That’s very challenging, Nate. I’ve just been thinking about this in the area of parenting boys and girls (since my wife and I have a young son, and are expecting a baby girl early next year). As I’ve thought about doing that, specifically with raising a boy to become a man and a girl to become a woman, I’ve come to feel profoundly ignorant about what Scripture says about the specific roles of men and women. What characteristics should I endeavour to train in my son, specific to his masculinity? How about my daughter, specific to her femininity? What does Scripture say about their adult lives that I should be training them towards? For “the boy is the father of the man,” as the saying goes.
So I’ve decided to do some serious study on this, and I’ll be sharing some results in upcoming FB Lives. It’s just too easy to assume the axioms and thought processes of the world, instead of assuming the principles of Scripture because I’m building my life on their bedrock, and their truths become just “the hum of the gears of my mind in neutral” (to borrow an image from John Piper). But that requires digging and hard work, as you said; we are too often lazy.
How do you live out this doctrine in life and ministry? Have you seen examples of people who know who have lived out this doctrine well? Have you seen examples of people who have functionally abandoned this doctrine even if they still affirm it on paper?
So the way I’m going to try to live out this doctrine is by not just reading and studying the Scripture verse by verse and chapter by chapter, but by exploring specific topics throughout the Scripture.
There was a man in a previous church I was a member in, when I was a teenager, who lived out the authority and sufficiency of Scripture. He would talk about various topics and bring Scriptural principles to bear on them—things I hadn’t thought of before. He helped me see how important it is to live scripturally.
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What are the core courses that they are referring to?
Good question. Those are simply all the courses that we offer at any given time—so right now, that includes our seven courses: Paraphrase, Arcing, Bracketing, Phrasing, Didactics, Greek, and Hebrew.
Get guidance for using the Biblearc toolbox. (And request new features.)
No, there isn’t a way to do this in Hebrew. The reason is because Phrasing as actually a much more helpful method to use with Hebrew than Diagramming, due to the nature of Hebrew grammar.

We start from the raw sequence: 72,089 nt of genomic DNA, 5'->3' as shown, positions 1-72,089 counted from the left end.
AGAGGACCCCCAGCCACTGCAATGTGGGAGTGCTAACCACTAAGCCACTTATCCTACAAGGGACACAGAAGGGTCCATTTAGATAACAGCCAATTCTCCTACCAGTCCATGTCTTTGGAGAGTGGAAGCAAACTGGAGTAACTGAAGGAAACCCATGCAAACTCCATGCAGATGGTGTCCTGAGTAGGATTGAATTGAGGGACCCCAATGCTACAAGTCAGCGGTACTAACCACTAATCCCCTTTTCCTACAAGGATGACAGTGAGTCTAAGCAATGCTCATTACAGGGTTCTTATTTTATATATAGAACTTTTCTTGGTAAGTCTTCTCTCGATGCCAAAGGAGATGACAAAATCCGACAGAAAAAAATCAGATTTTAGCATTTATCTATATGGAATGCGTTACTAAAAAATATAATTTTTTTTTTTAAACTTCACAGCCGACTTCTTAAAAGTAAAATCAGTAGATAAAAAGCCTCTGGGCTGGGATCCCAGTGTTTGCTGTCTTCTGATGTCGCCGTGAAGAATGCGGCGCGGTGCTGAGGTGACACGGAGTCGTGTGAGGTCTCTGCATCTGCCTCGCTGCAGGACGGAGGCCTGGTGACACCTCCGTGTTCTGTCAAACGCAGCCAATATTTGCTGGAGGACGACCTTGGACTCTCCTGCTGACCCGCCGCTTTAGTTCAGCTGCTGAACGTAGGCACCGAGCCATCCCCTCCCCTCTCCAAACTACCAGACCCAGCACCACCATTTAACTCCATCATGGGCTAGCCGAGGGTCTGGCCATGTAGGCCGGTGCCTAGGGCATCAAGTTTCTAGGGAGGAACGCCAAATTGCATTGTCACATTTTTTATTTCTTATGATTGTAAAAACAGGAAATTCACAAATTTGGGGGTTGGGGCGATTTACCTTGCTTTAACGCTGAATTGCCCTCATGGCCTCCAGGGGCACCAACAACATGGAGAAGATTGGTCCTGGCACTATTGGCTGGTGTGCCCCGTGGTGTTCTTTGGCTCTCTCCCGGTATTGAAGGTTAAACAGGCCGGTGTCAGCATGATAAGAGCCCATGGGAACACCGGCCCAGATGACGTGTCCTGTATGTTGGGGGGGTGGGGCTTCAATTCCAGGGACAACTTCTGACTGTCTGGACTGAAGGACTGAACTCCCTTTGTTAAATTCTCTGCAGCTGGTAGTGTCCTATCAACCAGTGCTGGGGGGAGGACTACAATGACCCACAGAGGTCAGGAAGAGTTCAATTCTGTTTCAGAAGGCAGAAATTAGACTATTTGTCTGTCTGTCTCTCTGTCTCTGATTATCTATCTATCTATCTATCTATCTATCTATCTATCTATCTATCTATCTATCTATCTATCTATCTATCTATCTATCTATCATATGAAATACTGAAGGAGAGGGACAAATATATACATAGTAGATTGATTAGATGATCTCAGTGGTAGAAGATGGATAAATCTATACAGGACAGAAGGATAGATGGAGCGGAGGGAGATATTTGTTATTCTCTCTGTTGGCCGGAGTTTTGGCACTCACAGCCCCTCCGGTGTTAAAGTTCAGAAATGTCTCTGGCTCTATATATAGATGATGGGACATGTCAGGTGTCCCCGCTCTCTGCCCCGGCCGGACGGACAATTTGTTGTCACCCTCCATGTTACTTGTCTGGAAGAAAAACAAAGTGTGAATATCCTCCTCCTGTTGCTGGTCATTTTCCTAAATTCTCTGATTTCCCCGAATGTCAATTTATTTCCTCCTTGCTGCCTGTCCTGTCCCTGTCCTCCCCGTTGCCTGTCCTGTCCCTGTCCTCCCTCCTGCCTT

The end result is that we don’t plan to make the option for reversing the line templates any time soon.
Are you familiar with Phrasing?
When the author is creating or editing the page, he/she has the option of turning off comments. It appears that the author of this arc has done just this.
El amor al prójimo tiene su base en nuestra purificación.
Nuestra purificación tiene como motivación el amor fraternal sincero, y como su medio la obediencia a la verdad.
No puedo hablar de amar a mi prójimo con un corazón puro, a menos que sea un beneficiario de la purificación que la verdad de Dios causa en mí.
No puedo hablar de amar a mi prójimo con un corazón puro, a menos que, por la gracia de Dios, haya en mí una disposición a quitar el pecado que me impide hacerlo.
No había en esos días un rey para el pueblo de Dios. Cuando la figura de autoridad no estuvo presente, ellos comenzaron a hacer conforme a su propio criterio, conforme a lo que ellos les agradaba.
Algo muy similar a esto es lo que ocurre en la iglesia en nuestros tiempos, no porque carezcamos de autoridad, pues tenemos la Palabra de Dios, sino porque no queremos verla. Debido a esto la tendencia es a hacer lo que nos parece bien, no lo que Dios ha dicho, a enfocarnos en qué quiere la gente, no en qué quiere Dios, en complacer a las masas, no en darles lo que Dios tiene para ellas.
IGLESIA, existimos para ser el cuerpo de Cristo, para dar a conocer las virtudes de aquel que nos llamó de las tinieblas a Su luz admirable, y para ello, Dios nos ha equipado con Su Palabra, en la cual nos revela cuál es el tipo de adoración (y por ende adoradores) que Él busca. No haciendo lo que a nosotros nos parece bien, sino aquello que Él ha expresado que Le parece bien, que Le es agradable.
@Sebastián-Winkler Muchas gracias, creo que es correcto pues en timoteo 3 se precisa mejor.
Dios te bendiga.